The International Working Group for the Prognosis of MDS (IWG-PM) has published a proposal for new diagnostic criteria for SF3B1-mutant myelodysplastic syndromes (MDS) as a distinct disease subtype. The proposed diagnostic criteria, which the working group says may improve risk stratification and therapeutic decision-making, were published in Blood.
When asked about how this proposal may affect clinical care or future research, study author Luca Malcovati, MD, of the University of Pavia in Italy, told ASH Clinical News, “The proposed diagnostic criteria identify a disease entity with a homogeneous molecular basis and characteristic clinical features, which will support tailored management and therapeutic strategies and clinical trials aimed at developing specific treatments targeting aberrant splicing and its functional consequences.”
To develop the criteria, the IWG-PM performed an analysis of available evidence that supported the recognition of SF3B1-mutant MDS as a distinct nosologic entity. The analysis looked at a data set of the IWG-PM database, which included a total of 3,479 patients with a known SF3B1 mutation status from 18 medical centers or networks.
Currently, MDS are categorized by the World Health Organization (WHO) based on the number of hematopoietic lineages manifesting dysplasia, bone marrow and blood blast proportion, karyotype (in the case of del(5q) MDS), exposure history, and the presence and proportion of ring sideroblasts. SF3B1 somatic mutations are closely associated with ring sideroblast morphology, and the WHO classification includes SF3B1 mutation status as a supplementary criterion for defining MDS with ring sideroblasts.
The working group cited research that suggests SF3B1 mutations feature a positive prognostic value for overall survival and risk of disease progression. The IWG-PM data set confirmed previous reports that an SF3B1 mutation identified patients with MDS who had a favorable prognosis.
The IWG-PM data set was also used to examine the prognostic value of cytogenetic abnormalities in the context of SF3B1-mutant MDS and researchers observed no significant effect in outcomes depending on the absence or presence of del(5q). The investigators also found that in the context of SF3B1 mutation, a restricted spectrum of subclonal mutations drive clonal progression.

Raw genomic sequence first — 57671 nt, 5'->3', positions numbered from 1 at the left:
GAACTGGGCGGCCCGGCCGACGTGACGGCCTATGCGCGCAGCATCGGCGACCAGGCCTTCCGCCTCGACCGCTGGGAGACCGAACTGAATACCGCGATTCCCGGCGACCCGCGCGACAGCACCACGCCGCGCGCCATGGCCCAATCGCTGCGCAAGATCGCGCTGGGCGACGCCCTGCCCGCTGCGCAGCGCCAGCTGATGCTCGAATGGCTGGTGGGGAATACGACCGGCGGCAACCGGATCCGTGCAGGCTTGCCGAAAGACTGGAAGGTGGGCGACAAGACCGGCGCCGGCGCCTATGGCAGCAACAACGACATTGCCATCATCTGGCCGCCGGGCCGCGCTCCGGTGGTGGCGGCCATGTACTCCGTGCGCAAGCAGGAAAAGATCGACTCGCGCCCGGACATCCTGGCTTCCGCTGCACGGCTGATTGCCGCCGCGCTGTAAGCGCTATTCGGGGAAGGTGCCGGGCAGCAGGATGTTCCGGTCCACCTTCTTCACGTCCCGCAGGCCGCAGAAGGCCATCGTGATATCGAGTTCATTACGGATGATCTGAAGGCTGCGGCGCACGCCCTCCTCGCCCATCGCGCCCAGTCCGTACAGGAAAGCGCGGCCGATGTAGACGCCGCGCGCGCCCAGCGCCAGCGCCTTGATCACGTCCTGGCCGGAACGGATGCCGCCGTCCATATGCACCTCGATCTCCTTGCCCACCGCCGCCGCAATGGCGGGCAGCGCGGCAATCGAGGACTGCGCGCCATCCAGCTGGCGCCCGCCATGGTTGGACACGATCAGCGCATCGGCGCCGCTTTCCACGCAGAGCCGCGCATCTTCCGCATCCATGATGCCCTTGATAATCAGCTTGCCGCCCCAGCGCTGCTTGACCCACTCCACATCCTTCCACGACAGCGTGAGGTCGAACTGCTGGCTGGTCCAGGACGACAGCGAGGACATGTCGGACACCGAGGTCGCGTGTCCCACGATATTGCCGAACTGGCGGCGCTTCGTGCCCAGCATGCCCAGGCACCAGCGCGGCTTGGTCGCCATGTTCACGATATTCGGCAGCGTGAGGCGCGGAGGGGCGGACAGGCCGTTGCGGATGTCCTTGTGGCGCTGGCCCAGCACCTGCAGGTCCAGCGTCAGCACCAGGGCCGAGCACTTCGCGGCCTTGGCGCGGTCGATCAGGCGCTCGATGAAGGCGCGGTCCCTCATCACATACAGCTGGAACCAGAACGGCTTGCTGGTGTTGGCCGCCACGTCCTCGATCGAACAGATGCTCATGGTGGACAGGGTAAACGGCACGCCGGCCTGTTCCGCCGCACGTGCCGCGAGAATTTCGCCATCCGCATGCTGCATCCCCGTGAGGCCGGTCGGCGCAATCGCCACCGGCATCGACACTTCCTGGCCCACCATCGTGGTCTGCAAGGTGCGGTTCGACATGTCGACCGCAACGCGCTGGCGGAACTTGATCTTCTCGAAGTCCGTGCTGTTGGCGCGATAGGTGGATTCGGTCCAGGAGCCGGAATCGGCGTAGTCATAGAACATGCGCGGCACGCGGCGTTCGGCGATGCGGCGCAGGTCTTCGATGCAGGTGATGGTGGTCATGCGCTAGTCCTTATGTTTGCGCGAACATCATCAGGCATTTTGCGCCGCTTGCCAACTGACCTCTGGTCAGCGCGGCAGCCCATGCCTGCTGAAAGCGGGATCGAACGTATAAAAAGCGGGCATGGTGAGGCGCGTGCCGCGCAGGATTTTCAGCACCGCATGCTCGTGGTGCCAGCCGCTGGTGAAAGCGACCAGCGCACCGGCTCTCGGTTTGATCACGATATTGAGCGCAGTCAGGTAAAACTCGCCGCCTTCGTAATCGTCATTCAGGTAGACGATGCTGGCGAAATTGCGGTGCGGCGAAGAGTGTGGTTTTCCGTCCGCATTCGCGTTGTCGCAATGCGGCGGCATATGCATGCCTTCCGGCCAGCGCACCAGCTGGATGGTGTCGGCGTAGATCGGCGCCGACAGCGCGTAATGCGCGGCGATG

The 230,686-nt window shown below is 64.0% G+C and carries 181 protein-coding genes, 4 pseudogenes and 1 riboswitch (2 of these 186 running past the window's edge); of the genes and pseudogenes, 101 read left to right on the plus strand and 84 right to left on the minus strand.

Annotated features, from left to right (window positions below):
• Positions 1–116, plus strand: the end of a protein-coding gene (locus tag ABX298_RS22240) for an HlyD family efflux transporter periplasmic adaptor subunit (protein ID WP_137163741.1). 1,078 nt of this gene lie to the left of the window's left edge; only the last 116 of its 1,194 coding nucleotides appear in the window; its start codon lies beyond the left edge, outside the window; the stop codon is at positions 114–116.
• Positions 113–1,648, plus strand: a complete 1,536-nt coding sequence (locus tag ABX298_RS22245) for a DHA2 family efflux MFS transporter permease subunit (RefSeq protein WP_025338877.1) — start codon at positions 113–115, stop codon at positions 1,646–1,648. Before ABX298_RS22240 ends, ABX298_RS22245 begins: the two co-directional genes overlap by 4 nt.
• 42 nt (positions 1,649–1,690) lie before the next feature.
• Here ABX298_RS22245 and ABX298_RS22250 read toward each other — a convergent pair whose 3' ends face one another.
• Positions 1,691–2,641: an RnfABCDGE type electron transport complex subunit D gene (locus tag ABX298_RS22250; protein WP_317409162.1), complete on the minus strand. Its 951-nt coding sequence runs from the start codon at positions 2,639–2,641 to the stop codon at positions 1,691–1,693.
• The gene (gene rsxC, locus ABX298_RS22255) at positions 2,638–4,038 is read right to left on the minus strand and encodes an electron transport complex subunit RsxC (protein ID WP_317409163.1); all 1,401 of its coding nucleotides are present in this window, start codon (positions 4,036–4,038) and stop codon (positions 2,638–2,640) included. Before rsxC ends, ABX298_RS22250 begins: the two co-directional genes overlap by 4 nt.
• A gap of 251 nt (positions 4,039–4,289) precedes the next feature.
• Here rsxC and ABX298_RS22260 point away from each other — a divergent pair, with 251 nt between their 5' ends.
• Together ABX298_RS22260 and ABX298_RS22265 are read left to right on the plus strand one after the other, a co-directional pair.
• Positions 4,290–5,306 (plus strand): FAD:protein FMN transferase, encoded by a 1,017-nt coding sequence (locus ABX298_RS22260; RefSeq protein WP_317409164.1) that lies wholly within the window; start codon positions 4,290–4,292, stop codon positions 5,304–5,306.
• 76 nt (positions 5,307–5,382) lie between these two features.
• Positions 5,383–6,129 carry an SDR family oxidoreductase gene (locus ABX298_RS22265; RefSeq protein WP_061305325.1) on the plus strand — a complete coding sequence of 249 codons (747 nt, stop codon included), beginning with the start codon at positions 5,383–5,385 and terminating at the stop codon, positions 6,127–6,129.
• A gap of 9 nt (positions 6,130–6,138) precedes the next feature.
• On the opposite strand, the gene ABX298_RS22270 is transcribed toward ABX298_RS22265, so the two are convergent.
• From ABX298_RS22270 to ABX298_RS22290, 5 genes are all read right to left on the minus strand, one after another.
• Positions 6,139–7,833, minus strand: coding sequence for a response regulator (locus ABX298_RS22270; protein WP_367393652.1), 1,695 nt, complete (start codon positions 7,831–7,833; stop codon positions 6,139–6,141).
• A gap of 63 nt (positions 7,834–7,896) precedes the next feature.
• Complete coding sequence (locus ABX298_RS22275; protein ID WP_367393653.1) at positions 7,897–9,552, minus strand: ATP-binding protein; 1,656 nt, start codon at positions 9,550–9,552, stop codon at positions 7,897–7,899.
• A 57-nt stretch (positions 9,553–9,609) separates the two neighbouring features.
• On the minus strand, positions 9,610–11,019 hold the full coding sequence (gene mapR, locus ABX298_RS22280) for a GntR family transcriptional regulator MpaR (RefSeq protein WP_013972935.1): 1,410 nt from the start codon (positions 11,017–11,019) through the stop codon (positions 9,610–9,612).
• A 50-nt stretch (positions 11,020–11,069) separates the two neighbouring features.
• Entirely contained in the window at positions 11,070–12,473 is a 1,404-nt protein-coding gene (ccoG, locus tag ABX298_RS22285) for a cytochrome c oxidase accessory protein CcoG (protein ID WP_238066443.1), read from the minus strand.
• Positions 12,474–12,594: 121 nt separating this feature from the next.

In addition, 20% of patients with WHO-classified MDS with ring sideroblasts (MDS-RS) do not harbor the SF3B1 mutation. However, current evidence suggests SF3B1-unmutated MDS-RS differs from SF3B1-mutated MDS, including a higher prevalence of myeloid and megakaryocyte dysplasia and poorer survival. This was confirmed from an analysis of the IWG data set.
The IWG-PM proposed the following diagnostic criteria for MDS with mutated SF3B1:
- at least one cytopenia, as defined by standard hematologic values
- somatic SF3B1 mutation
- morphologic dysplasia, with or without ring sideroblasts
- bone marrow blasts <5% and peripheral blood blasts <1%
- exclusion of WHO criteria for MDS with isolated del(5q), MDS/myeloproliferative neoplasm with ring sideroblasts and thrombocytosis (MDS/MPN-RS-T) or other MDS/MPN
The authors noted that minimal variant allele frequency for the SF3B1 mutation should be better defined in future studies. Additional investigation is warranted on the effect of varying SF3B1 alleles on clinical phenotype and disease outcome in SF3B1-mutant MDS.
The authors report no relevant conflicts of interest.
Malcovati L, Stevenson K, Papaemmanuil E, et al. SF3B1-mutant myelodysplastic syndrome as a distinct disease subtype – A Proposal of the International Working Group for the Prognosis of Myelodysplastic Syndromes (IWG-PM). 2020 Apr 29. Blood. [Epub ahead of print]